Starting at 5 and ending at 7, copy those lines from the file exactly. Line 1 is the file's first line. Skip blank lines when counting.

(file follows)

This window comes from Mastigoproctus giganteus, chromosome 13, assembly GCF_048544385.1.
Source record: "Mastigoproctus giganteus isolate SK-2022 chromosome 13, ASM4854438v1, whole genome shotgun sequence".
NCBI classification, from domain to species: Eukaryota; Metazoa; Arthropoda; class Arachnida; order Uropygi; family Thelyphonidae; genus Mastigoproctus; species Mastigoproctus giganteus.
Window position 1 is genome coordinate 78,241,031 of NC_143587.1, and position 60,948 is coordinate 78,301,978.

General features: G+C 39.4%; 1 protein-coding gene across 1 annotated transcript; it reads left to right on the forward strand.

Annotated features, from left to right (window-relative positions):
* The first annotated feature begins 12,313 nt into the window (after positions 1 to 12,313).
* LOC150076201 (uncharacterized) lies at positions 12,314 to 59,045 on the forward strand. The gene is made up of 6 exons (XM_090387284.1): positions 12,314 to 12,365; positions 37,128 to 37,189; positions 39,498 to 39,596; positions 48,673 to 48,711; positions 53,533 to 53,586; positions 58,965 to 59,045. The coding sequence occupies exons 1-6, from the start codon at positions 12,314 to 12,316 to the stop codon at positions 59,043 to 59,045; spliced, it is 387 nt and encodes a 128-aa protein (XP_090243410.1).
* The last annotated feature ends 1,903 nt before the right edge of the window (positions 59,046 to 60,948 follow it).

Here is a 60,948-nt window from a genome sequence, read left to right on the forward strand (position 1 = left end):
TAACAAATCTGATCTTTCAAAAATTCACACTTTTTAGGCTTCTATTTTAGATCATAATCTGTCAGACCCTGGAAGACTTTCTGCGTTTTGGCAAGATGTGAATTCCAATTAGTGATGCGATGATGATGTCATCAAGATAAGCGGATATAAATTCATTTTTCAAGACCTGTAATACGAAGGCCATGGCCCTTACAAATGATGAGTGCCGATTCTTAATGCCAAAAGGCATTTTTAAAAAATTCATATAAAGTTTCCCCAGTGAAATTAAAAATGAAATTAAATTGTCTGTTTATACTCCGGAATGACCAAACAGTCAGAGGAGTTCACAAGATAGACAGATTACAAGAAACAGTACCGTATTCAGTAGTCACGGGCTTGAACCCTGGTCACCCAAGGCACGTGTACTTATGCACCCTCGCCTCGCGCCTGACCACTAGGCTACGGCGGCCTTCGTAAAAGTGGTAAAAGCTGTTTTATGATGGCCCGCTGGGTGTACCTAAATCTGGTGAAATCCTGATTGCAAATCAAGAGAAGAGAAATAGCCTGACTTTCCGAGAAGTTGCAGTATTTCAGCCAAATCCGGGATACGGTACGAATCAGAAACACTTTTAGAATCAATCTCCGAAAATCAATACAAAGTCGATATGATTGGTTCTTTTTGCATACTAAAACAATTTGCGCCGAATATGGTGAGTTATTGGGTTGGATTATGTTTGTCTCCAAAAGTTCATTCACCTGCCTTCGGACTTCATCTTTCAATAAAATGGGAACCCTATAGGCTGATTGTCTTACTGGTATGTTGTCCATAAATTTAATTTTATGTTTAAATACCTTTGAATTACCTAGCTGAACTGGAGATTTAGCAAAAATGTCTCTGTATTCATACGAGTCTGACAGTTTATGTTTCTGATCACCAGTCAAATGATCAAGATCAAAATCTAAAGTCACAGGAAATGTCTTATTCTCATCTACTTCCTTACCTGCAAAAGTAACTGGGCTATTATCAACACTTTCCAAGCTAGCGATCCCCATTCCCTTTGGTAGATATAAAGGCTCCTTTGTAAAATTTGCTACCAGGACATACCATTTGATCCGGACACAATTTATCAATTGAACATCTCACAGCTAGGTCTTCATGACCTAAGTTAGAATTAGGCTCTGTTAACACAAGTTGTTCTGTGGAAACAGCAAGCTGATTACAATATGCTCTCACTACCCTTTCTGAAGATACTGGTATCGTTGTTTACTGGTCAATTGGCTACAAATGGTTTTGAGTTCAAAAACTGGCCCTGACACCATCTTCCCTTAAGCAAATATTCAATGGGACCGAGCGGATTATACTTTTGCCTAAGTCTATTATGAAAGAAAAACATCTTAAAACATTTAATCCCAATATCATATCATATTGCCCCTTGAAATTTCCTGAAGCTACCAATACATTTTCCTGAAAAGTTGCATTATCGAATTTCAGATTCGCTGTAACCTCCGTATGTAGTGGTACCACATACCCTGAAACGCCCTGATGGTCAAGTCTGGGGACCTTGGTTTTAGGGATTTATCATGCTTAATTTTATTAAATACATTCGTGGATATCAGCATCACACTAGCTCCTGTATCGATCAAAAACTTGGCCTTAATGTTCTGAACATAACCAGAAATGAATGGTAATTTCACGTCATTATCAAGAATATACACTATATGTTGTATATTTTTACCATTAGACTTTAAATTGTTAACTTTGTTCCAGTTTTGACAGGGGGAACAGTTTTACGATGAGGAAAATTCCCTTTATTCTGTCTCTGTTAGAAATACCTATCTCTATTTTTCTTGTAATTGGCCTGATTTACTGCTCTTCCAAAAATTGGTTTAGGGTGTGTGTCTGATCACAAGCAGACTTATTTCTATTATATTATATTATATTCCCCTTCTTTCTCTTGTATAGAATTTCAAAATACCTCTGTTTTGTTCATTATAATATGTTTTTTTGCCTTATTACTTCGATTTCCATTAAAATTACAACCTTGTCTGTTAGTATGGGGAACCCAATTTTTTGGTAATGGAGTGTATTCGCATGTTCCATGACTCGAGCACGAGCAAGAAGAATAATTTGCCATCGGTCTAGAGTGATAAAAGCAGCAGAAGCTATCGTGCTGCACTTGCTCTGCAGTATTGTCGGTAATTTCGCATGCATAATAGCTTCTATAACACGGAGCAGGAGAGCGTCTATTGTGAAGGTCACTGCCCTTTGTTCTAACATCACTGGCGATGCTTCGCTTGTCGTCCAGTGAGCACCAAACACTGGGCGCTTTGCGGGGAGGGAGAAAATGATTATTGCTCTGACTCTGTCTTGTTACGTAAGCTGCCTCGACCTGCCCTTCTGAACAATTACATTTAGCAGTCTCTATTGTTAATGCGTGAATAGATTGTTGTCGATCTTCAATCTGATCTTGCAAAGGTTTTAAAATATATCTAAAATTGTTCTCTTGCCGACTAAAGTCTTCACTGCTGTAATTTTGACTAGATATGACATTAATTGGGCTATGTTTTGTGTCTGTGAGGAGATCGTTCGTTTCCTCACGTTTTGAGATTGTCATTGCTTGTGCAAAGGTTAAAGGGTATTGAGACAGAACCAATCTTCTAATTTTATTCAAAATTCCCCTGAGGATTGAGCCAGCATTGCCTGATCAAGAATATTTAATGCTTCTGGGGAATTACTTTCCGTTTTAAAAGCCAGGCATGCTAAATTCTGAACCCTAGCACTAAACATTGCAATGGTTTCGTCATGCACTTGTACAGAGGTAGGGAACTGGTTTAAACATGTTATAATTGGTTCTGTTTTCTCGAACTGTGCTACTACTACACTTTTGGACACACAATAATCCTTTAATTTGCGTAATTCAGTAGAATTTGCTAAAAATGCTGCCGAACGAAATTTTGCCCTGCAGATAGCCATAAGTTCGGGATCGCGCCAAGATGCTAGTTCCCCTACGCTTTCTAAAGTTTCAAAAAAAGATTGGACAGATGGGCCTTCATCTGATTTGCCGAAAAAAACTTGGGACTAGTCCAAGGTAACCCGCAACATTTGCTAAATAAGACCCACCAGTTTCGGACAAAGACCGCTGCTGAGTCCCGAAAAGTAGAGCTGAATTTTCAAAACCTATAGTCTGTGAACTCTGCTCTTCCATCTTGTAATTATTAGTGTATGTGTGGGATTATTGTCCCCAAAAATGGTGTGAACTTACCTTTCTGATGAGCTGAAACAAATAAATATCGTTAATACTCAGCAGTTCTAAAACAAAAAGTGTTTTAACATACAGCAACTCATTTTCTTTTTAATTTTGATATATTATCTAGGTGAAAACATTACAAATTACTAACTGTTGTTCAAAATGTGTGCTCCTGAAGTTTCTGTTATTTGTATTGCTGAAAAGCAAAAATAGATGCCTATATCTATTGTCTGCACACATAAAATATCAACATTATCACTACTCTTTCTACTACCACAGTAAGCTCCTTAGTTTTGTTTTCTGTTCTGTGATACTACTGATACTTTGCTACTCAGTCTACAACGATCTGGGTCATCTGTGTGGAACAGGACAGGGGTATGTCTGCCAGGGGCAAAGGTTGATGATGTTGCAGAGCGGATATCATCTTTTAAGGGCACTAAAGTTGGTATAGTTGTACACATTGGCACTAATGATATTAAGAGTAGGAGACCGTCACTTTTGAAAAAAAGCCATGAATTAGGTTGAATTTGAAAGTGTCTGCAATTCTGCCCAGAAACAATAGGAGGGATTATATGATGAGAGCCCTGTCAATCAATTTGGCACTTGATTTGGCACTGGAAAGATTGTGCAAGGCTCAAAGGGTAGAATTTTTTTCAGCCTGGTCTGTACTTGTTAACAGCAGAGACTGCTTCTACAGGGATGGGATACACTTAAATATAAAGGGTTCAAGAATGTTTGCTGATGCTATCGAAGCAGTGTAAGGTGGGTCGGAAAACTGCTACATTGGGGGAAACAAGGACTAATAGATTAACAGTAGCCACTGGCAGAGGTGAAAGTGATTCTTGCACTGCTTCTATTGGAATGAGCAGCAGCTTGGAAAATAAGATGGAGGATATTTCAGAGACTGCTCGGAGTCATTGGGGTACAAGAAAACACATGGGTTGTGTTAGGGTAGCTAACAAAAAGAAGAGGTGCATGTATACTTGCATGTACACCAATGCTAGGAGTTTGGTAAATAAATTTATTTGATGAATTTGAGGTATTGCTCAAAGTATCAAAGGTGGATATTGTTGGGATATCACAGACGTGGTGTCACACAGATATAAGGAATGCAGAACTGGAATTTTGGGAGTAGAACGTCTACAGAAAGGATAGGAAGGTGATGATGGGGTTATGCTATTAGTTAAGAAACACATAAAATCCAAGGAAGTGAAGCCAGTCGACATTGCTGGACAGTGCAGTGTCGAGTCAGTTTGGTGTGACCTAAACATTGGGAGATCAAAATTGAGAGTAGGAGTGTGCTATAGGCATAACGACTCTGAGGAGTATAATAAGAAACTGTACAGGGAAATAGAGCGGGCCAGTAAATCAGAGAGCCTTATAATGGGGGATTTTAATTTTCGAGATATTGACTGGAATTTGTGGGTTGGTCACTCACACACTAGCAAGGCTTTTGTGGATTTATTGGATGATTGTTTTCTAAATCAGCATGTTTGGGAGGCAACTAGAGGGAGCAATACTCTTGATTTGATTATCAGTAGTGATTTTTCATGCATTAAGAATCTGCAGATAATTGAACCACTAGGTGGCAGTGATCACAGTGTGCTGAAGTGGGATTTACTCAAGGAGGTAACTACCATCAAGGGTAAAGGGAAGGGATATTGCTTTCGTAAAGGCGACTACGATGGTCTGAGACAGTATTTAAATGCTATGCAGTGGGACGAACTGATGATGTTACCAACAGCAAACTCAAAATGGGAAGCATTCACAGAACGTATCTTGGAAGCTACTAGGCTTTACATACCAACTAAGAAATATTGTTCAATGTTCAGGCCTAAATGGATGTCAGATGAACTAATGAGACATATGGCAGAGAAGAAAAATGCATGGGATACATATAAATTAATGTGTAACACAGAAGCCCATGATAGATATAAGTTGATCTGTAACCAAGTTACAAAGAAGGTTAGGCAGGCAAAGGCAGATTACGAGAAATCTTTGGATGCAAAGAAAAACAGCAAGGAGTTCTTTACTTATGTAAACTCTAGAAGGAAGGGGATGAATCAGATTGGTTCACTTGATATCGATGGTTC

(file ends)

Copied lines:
General features: G+C 39.4%; 1 protein-coding gene across 1 annotated transcript; it reads left to right on the forward strand.

Annotated features, from left to right (window-relative positions):
* The first annotated feature begins 12,313 nt into the window (after positions 1 to 12,313).